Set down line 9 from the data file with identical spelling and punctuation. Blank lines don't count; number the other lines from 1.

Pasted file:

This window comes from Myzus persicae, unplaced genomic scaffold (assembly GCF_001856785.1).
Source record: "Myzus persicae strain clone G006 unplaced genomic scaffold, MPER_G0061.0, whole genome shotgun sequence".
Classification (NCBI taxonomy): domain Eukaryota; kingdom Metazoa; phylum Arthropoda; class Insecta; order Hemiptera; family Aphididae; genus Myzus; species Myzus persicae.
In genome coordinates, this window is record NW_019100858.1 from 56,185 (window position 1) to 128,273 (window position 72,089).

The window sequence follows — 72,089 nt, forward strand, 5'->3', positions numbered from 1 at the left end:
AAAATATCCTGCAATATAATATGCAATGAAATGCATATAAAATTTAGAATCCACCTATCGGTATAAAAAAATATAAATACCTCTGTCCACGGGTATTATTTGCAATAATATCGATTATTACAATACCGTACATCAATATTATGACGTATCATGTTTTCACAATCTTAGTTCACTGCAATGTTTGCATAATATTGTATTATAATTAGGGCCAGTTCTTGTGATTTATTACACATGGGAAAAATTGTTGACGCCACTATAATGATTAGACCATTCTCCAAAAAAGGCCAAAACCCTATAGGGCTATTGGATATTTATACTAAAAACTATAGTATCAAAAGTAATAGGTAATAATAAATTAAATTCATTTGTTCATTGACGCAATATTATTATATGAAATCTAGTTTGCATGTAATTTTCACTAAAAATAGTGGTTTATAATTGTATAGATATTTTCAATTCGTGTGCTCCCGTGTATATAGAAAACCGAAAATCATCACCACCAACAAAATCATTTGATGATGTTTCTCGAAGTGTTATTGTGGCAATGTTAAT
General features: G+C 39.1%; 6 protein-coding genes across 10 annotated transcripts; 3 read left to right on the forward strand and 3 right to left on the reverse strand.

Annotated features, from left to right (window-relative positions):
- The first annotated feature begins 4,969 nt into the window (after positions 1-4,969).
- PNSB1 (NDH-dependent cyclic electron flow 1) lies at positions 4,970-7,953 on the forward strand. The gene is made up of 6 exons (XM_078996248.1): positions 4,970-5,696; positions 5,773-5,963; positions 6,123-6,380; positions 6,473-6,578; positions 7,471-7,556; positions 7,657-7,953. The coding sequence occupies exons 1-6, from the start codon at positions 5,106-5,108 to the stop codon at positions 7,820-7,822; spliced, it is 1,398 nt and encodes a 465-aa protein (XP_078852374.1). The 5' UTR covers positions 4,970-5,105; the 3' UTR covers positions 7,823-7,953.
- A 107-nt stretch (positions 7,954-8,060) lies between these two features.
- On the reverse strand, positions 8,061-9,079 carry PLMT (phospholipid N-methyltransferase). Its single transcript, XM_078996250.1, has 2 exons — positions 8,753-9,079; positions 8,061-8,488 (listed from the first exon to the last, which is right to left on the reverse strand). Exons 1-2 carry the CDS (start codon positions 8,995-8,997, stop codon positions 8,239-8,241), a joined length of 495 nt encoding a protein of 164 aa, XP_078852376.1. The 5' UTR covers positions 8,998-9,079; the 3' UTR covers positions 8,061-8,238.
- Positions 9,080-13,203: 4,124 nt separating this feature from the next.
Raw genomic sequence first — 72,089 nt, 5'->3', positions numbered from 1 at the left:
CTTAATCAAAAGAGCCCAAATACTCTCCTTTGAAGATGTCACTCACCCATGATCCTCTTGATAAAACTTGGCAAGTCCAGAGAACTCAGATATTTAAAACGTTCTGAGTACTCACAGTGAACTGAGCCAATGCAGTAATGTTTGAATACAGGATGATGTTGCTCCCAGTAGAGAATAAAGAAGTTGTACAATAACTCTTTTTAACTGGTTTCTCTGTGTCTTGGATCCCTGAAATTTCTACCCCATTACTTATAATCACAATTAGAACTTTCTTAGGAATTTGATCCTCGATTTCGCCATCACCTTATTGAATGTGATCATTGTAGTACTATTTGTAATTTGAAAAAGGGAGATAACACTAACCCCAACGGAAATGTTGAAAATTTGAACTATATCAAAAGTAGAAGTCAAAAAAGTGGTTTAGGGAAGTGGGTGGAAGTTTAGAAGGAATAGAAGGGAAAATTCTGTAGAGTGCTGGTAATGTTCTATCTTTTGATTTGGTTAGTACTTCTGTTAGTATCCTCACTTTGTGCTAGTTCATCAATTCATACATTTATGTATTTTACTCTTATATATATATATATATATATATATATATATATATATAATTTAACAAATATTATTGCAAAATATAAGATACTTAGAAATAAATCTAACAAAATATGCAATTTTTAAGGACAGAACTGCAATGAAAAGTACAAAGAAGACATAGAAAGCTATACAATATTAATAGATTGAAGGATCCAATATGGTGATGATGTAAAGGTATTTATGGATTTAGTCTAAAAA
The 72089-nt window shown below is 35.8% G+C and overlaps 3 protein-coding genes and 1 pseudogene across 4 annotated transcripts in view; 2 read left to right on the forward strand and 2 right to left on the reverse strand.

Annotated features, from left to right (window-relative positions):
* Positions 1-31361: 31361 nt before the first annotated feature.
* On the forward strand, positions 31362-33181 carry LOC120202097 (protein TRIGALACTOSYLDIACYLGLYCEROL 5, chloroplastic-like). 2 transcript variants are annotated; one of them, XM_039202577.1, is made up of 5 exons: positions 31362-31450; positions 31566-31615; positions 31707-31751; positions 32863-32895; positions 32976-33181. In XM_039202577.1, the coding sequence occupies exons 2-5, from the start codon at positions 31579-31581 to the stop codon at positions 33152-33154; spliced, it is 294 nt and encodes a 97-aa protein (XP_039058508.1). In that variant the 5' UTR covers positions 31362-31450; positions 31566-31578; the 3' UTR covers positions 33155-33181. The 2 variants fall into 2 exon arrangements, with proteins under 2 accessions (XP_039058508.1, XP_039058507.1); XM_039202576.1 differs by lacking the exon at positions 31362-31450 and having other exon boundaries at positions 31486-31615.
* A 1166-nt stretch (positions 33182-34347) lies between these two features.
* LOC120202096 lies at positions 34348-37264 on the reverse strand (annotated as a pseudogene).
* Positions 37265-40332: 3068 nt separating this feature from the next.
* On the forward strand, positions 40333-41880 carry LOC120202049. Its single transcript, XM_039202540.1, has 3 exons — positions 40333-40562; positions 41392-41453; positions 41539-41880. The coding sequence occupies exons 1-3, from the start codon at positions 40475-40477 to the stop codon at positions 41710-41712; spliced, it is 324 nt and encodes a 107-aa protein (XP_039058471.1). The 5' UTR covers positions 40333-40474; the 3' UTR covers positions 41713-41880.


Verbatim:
- The first annotated feature begins 4,969 nt into the window (after positions 1-4,969).